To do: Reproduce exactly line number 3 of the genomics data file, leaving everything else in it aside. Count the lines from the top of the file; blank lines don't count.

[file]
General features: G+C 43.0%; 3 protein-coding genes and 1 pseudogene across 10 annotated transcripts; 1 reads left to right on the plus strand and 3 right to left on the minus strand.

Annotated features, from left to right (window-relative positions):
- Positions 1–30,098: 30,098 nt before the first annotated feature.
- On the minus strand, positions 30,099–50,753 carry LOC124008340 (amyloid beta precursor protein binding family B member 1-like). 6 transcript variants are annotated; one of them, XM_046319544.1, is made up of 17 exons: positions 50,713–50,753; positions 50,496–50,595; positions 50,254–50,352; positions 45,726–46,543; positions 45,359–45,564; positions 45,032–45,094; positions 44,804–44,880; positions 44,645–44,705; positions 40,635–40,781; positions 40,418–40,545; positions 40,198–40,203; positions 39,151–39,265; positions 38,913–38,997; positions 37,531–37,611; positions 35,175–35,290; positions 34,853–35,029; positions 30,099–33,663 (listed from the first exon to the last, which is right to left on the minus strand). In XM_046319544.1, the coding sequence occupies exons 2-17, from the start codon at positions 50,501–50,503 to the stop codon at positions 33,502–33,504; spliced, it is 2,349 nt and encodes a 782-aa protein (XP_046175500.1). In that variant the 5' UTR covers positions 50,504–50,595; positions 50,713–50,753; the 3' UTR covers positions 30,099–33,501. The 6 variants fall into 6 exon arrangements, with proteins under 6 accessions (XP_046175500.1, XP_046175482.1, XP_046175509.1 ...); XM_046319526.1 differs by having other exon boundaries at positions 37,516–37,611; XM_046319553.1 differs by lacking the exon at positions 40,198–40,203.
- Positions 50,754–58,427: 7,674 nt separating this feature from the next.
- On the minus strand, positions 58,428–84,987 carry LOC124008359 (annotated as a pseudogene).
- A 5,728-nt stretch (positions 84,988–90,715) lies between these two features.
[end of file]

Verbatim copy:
- Positions 1–30,098: 30,098 nt before the first annotated feature.